Condensed from online reports
Extreme weather, be it in the form of winter storms, spring tornadoes or summer hurricanes, can bring significant disruption to supply chains, resulting in tangible losses on the bottom line. Manufacturing.net reports that weather- and climate-related disasters have caused $2.4 trillion in economic losses and nearly 2 million deaths globally since 1971 according to the World Meteorological Organization. NBC News has reported that the 2014 winter storms cost U.S. businesses more than $15 billion.
Such numbers should send a signal to organizations that they should have seasonal extreme-weather contingency plans that ensure business continuity through transportation-choking weather.
How can companies prepare for what really is the unpredictable? The first step is recognizing that although unpredictable with any precision to day or week, seasonal extreme weather is a likelihood that should be prepared for: Snow covers the North and Northeast most winters; hurricanes hit the East Coast each summer; tornadoes hit the Midwest in the spring, and extreme rains have caused flooding in various parts of the U.S. in almost every season.
Manufacturing.net recently published a few considerations for strengthening supply chains against extreme weather impacts:Use diverse suppliers and production locations to more adequately protect the supply chain;Work collaboratively with suppliers to develop a resilient supply chain that can withstand the event of extreme weather;Create or update disaster recovery plans. Consider changes in secondary or back-up locations and operations, mitigation strategies, logistic alternatives, tested employee safety and evacuation plans, critical contracts and other significant impacts to the business’s risk profile;Assess whether accounting systems can adequately capture information to quantify and document losses, including lost orders, cancellations, decline in demand, extra expenses, property remediation and property repair;Assess whether employees have been adequately trained to capture relevant loss data and documentation;Review insurance policies for appropriate values and coverage, including: deductibles and self-retentions, coverages such as flood, contingent business interruption, extended period of indemnity, civil authority, ingress/egress, ordinary payroll, power outages and claim preparation fees; andBack-up records and other critical information.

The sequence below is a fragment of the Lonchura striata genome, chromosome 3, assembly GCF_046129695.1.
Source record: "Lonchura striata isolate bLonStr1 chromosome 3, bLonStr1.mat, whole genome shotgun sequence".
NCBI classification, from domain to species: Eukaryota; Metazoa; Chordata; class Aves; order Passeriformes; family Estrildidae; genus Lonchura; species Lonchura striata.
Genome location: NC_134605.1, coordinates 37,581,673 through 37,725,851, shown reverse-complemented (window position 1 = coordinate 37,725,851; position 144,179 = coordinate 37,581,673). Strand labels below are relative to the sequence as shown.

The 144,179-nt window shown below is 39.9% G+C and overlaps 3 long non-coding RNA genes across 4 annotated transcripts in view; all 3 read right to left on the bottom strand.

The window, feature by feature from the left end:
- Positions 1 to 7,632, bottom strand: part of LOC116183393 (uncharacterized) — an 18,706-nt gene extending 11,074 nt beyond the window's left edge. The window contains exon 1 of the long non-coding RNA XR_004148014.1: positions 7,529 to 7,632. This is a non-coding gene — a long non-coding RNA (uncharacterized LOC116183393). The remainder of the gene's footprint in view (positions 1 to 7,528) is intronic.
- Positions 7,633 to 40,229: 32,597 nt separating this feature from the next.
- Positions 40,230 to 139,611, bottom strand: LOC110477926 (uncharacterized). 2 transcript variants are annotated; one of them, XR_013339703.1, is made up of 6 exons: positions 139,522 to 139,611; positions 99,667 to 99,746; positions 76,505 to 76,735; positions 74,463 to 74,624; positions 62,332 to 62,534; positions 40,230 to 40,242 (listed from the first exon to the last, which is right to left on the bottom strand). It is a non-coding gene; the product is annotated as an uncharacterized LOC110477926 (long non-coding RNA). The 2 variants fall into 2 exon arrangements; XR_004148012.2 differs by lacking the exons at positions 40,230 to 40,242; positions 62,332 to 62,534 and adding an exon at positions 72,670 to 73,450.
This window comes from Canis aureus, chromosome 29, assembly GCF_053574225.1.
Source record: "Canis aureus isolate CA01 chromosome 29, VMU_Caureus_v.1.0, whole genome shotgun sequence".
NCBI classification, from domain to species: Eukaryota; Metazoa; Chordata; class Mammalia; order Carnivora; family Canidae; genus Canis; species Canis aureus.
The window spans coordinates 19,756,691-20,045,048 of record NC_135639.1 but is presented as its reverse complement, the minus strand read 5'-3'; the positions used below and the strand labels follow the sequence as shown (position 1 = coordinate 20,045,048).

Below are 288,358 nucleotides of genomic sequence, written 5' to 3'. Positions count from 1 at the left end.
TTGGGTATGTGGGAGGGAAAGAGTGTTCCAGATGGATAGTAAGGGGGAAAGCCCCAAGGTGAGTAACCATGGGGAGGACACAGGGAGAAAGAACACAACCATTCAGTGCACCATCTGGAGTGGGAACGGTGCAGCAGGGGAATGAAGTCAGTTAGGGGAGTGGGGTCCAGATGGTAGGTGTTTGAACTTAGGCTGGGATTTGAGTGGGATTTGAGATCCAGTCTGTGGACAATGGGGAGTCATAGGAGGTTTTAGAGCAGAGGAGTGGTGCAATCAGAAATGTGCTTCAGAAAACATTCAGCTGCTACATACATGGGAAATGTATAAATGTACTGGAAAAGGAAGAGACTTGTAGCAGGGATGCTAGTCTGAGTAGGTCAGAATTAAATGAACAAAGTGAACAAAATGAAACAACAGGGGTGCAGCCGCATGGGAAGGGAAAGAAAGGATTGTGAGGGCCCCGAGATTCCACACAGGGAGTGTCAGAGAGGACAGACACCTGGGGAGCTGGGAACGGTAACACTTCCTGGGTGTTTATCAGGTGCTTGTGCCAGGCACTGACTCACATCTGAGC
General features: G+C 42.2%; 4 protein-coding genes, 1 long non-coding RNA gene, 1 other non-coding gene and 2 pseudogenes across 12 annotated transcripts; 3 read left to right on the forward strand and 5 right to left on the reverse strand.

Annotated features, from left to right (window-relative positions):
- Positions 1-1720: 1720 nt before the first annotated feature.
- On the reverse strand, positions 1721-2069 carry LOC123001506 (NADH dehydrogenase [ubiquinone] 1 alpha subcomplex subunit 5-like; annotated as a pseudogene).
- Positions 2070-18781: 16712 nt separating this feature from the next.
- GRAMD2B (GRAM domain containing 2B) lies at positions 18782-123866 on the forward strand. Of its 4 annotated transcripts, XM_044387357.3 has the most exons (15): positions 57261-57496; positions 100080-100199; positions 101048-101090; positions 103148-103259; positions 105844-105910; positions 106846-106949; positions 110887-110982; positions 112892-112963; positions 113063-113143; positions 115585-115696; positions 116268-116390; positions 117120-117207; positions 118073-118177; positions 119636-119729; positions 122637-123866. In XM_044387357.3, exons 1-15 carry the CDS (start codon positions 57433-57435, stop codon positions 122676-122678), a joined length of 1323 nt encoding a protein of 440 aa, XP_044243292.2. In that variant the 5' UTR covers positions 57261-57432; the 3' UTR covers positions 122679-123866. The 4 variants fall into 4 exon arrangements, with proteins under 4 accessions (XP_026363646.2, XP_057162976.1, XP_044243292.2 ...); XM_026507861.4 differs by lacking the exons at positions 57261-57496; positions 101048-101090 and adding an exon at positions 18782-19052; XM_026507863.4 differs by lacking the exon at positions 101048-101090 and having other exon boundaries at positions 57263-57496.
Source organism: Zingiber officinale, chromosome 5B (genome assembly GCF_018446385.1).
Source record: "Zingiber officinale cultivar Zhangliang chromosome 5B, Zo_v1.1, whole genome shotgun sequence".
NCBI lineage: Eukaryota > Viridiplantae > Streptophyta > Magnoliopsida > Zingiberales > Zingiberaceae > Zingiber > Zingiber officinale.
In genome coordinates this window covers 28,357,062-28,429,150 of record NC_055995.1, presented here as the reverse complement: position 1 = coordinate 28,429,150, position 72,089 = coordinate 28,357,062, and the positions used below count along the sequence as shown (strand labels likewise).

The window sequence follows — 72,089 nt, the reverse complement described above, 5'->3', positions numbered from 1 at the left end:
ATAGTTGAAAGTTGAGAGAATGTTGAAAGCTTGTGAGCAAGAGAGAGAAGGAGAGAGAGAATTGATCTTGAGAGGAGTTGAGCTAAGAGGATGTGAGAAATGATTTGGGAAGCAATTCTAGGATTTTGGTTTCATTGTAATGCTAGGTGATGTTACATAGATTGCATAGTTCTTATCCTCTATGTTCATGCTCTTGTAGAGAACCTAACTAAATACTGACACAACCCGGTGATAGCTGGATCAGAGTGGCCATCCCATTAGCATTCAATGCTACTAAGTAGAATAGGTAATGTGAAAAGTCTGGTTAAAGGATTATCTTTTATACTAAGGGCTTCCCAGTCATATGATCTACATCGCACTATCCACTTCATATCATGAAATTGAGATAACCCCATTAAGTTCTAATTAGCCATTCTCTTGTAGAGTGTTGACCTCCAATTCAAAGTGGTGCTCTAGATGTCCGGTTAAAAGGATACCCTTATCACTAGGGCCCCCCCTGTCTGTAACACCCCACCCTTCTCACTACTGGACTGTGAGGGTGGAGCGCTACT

Preparing for the unpredictable is never easy. By implementing these baseline measures, a company can minimize its supply chain’s exposure to any weather event or natural disaster, which will help it keep calm before, during and after the storm.